Split End, Detroit Lions
College: Washington State
Height: 6’2” Weight: 195
Cogdill received All-American recognition following his last two college seasons and overall compiled 64 pass receptions for 1256 yards and 13 touchdowns, including a 7-catch, 252-yard performance against Northwestern during his junior year. He was chosen by the Lions in the sixth round of the 1960 NFL draft and, spurning an offer from the Dallas Texans of the new AFL, moved directly into the starting lineup.
1960 Season Summary
Appeared in all 12 games
[Bracketed numbers indicate league rank in Top 20]
Receptions – 43 [8, tied with Willard Dewveall]
Most receptions, game – 8 (for 115 yds.) vs. San Francisco 10/9
Yards – 642 
Most yards, game – 115 (on 8 catches) vs. San Francisco 10/9
Average gain – 14.9
TDs – 1
100-yard receiving games - 1
TDs – 1
Points – 6
Awards & Honors:
NFL Rookie of the Year: UPI, Sporting News
Lions went 7-5 to finish second in the NFL Western Conference (along with the 49ers).
Cogdill followed up in 1961 with 45 catches for 956 yards (21.2 avg.) and six touchdowns. He achieved career highs with 53 receptions and 991 yards in 1962 and 10 TD catches in ’63, garnering Pro Bowl honors both years. Fast and prone to making big plays, Cogdill was a solid deep receiver for a team that relied more on ball control and strong defense. Injuries became a factor later in his career. A dislocated shoulder ended his 1964 season in the 11th game and a fractured kneecap during the ’65 preseason cost him five games and severely limited his performance when he did play. He came back to catch 47 passes in 1966, but for just 411 yards, and following a down year in ’67 he was waived during the 1968 season and picked up by the Colts, where he sat on the bench as leg problems continued to be an issue. Cogdill finished up with two years in Atlanta, catching a total of 31 passes and retiring after the ’70 season. Overall, he caught 356 passes for 5696 yards (16.0 avg.) and 34 touchdowns – of those totals, 325 receptions, 5221 yards, and 28 TDs came with Detroit. He was named to the Pro Bowl three times.and received second-team All-NFL honors following the 1962, ’63, and ’64 seasons.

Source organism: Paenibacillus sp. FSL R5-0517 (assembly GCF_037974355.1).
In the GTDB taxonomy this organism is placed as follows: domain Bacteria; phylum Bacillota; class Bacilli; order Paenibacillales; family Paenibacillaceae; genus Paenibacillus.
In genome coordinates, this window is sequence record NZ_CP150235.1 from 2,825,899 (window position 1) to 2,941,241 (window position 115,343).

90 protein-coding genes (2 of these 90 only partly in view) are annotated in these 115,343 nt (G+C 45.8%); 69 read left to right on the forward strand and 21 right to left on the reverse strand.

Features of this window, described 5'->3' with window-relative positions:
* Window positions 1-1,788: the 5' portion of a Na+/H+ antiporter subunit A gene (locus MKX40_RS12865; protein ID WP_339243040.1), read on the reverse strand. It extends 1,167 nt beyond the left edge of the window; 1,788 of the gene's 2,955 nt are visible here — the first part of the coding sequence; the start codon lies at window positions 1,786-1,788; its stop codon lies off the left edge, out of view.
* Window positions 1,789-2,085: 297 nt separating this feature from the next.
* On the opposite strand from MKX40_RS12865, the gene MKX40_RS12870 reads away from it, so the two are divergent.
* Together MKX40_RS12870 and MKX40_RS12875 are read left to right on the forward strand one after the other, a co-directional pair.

Rookie of the Year Profiles feature players who were named Rookie of the Year in the NFL, AFL (1960-69), or USFL (1983-85) by a recognized organization (Associated Press – Offense or Defense, Newspaper Enterprise Association, United Press International, The Sporting News, or the league itself – Pepsi NFL Rookie of the Year).